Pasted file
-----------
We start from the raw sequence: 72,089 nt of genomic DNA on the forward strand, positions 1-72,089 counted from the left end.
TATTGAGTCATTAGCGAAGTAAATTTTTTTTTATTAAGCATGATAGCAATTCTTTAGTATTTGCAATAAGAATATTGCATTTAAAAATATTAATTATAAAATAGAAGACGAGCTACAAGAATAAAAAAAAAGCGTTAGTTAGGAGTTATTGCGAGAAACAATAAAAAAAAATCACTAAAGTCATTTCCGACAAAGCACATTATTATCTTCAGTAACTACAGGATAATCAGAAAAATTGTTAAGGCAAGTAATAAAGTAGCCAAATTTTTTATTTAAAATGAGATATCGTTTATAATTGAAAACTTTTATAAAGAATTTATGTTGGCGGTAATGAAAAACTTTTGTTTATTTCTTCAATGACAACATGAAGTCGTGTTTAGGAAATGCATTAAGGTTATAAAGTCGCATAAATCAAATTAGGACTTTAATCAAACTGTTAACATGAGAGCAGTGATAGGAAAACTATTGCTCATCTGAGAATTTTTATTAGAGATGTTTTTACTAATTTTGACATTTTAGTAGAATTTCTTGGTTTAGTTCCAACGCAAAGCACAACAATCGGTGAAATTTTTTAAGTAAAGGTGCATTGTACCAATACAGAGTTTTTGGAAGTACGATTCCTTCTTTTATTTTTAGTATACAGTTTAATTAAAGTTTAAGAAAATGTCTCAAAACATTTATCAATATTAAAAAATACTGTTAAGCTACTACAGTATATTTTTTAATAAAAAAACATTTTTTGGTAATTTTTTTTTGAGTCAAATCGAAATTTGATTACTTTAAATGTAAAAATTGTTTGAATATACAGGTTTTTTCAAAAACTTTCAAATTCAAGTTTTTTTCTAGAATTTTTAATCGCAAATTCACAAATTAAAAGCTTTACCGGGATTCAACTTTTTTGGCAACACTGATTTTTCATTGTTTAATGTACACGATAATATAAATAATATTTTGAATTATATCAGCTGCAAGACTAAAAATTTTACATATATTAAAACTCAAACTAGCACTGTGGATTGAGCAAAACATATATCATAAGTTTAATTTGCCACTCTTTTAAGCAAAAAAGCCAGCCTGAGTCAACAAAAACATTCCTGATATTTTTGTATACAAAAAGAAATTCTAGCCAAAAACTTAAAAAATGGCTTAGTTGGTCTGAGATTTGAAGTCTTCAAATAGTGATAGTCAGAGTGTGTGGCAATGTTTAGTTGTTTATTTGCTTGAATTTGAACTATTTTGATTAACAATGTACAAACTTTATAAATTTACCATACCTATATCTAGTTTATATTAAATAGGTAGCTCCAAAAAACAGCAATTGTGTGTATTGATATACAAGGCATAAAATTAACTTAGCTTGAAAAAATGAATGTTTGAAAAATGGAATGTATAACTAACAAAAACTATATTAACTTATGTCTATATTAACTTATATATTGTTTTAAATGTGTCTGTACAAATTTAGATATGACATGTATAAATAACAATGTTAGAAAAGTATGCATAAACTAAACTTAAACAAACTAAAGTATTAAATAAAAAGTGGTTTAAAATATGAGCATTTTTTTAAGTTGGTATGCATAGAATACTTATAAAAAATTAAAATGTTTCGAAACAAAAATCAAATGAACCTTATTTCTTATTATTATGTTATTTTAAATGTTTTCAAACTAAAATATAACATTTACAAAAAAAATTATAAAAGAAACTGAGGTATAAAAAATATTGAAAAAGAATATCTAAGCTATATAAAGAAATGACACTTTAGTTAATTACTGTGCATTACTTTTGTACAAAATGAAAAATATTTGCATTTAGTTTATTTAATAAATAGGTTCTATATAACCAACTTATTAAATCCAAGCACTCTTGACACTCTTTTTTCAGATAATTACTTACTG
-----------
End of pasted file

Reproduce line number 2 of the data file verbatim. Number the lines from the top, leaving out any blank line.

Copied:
TATTGAGTCATTAGCGAAGTAAATTTTTTTTTATTAAGCATGATAGCAATTCTTTAGTATTTGCAATAAGAATATTGCATTTAAAAATATTAATTATAAAATAGAAGACGAGCTACAAGAATAAAAAAAAAGCGTTAGTTAGGAGTTATTGCGAGAAACAATAAAAAAAAATCACTAAAGTCATTTCCGACAAAGCACATTATTATCTTCAGTAACTACAGGATAATCAGAAAAATTGTTAAGGCAAGTAATAAAGTAGCCAAATTTTTTATTTAAAATGAGATATCGTTTATAATTGAAAACTTTTATAAAGAATTTATGTTGGCGGTAATGAAAAACTTTTGTTTATTTCTTCAATGACAACATGAAGTCGTGTTTAGGAAATGCATTAAGGTTATAAAGTCGCATAAATCAAATTAGGACTTTAATCAAACTGTTAACATGAGAGCAGTGATAGGAAAACTATTGCTCATCTGAGAATTTTTATTAGAGATGTTTTTACTAATTTTGACATTTTAGTAGAATTTCTTGGTTTAGTTCCAACGCAAAGCACAACAATCGGTGAAATTTTTTAAGTAAAGGTGCATTGTACCAATACAGAGTTTTTGGAAGTACGATTCCTTCTTTTATTTTTAGTATACAGTTTAATTAAAGTTTAAGAAAATGTCTCAAAACATTTATCAATATTAAAAAATACTGTTAAGCTACTACAGTATATTTTTTAATAAAAAAACATTTTTTGGTAATTTTTTTTTGAGTCAAATCGAAATTTGATTACTTTAAATGTAAAAATTGTTTGAATATACAGGTTTTTTCAAAAACTTTCAAATTCAAGTTTTTTTCTAGAATTTTTAATCGCAAATTCACAAATTAAAAGCTTTACCGGGATTCAACTTTTTTGGCAACACTGATTTTTCATTGTTTAATGTACACGATAATATAAATAATATTTTGAATTATATCAGCTGCAAGACTAAAAATTTTACATATATTAAAACTCAAACTAGCACTGTGGATTGAGCAAAACATATATCATAAGTTTAATTTGCCACTCTTTTAAGCAAAAAAGCCAGCCTGAGTCAACAAAAACATTCCTGATATTTTTGTATACAAAAAGAAATTCTAGCCAAAAACTTAAAAAATGGCTTAGTTGGTCTGAGATTTGAAGTCTTCAAATAGTGATAGTCAGAGTGTGTGGCAATGTTTAGTTGTTTATTTGCTTGAATTTGAACTATTTTGATTAACAATGTACAAACTTTATAAATTTACCATACCTATATCTAGTTTATATTAAATAGGTAGCTCCAAAAAACAGCAATTGTGTGTATTGATATACAAGGCATAAAATTAACTTAGCTTGAAAAAATGAATGTTTGAAAAATGGAATGTATAACTAACAAAAACTATATTAACTTATGTCTATATTAACTTATATATTGTTTTAAATGTGTCTGTACAAATTTAGATATGACATGTATAAATAACAATGTTAGAAAAGTATGCATAAACTAAACTTAAACAAACTAAAGTATTAAATAAAAAGTGGTTTAAAATATGAGCATTTTTTTAAGTTGGTATGCATAGAATACTTATAAAAAATTAAAATGTTTCGAAACAAAAATCAAATGAACCTTATTTCTTATTATTATGTTATTTTAAATGTTTTCAAACTAAAATATAACATTTACAAAAAAAATTATAAAAGAAACTGAGGTATAAAAAATATTGAAAAAGAATATCTAAGCTATATAAAGAAATGACACTTTAGTTAATTACTGTGCATTACTTTTGTACAAAATGAAAAATATTTGCATTTAGTTTATTTAATAAATAGGTTCTATATAACCAACTTATTAAATCCAAGCACTCTTGACACTCTTTTTTCAGATAATTACTTACTG